The same thing was true of the Seabrook hit. Yeah Seabrook was looking back for the puck but he hadn’t touched it yet. In the original post you printed the quote of the guy who said it was ok because the puck was there. Sorry but that is wrong. The player has to touch the puck before you hit him. Just because the puck is in the vicinity doesn’t make the hit legal. People like to rewrite the rules to suit there own preferences. The rule is not about puck vicinity but rather about possession. You can’t hit a guy until he has possessed the puck. Both hits were very illegal and predatory and dangerous precisely because they were delivered before the player had touched the puck and before they had any reason to expect to get hit. Hitting a guy who you know isn’t expecting it is predatory. And Torres hits at full speed as hard as he possibly can on opponents whom he knows are not suspecting it (because the rules prohibit them being hit in those situations).

        The same is true of the late hit on Hossa. All the focus on whether he left his feet is just misdirected. He hit Hossa well after he had released the puck and so had every reason to believe that he was no longer fair game. Another situation where the target is not expecting to be hit. This is what Torres does and why he is so thoroughly loathsome.

        • dawgbone
          April 20, 2012 at

          Are you suggesting that as a player, when you reach for the puck you don’t expect to get hit until the moment you touch it?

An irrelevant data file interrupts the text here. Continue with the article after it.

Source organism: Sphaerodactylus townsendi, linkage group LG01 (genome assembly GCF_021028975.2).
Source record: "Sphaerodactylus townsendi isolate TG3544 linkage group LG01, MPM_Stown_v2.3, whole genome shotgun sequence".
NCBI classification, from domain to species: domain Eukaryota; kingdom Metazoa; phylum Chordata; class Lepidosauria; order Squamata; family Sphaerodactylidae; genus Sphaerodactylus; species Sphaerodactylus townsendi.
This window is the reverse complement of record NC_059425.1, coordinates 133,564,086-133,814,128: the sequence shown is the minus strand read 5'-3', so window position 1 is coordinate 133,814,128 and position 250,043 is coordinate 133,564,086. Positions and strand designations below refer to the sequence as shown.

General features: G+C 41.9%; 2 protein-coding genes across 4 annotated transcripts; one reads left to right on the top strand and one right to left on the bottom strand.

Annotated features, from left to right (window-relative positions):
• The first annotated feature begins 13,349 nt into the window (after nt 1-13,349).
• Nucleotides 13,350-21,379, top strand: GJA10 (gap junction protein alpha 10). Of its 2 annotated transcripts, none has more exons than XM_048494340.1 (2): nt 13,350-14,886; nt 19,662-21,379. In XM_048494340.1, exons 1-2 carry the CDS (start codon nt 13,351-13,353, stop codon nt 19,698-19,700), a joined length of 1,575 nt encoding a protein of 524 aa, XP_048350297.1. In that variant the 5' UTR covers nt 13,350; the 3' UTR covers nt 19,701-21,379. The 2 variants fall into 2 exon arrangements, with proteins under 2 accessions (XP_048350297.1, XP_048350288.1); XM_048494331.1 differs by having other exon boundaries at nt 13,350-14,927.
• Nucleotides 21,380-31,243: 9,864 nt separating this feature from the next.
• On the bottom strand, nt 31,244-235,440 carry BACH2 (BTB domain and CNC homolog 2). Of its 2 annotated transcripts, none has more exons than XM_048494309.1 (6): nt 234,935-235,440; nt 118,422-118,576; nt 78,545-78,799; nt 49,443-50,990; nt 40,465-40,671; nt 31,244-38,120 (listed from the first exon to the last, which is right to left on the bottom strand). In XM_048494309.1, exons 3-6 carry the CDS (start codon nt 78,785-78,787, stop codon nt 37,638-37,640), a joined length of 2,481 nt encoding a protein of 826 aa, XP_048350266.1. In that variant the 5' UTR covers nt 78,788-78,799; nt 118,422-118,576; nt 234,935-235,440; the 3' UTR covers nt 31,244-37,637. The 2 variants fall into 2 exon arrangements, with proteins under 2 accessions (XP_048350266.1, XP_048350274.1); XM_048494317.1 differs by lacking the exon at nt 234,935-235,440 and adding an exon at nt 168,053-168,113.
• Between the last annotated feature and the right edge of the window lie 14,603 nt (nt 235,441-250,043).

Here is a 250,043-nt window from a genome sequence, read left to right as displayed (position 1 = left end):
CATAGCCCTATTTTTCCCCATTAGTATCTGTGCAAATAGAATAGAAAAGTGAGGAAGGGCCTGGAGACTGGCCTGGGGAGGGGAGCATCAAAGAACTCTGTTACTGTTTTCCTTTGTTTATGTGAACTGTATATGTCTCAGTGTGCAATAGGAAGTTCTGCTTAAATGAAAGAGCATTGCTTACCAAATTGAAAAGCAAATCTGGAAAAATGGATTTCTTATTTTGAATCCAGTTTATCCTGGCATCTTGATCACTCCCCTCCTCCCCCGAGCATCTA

I can understand the argument on a hit where the puck is 40 feet away, but Eberle missed the puck by about 4 inches, there’s no way he should be not expecting a hit in that scenario.

          So yes it is interference, but I don’t buy notion that these guys shouldn’t be prepared for a hit until they touch the puck.

          • TMS71
            April 20, 2012 at

            Yes that is what I am suggesting. The puck was way out in front of him. Torres ignored it completely and just blasted Eberle. He had every reason to not expect to get hit there and to be honest Torres is one of very few guys who would have actually hit him there. The ‘head contact’ thing is a distraction from the real issue here. If you are going to hit him there it would be almost impossible to avoid hitting him in the head as he is leaning forward and his head is about at waist level. The problem with that hit is that he had no right to hit him there and Eberle knew it.

    8. freeze
      April 19, 2012 at

      Spec has been getting more and more extreme and over-the-top lately. Maybe it is a persona he has adopted but I’m finding him tiring. I enjoy his segments on Gregor’s show for the most part but his show and his SN.com writing is hard to take. The Torres article is one example, as was his Loungo’s done in Van headline.

    9. April 19, 2012 at

      Skeeter: No, I think your first thought was correct: he’s dumb.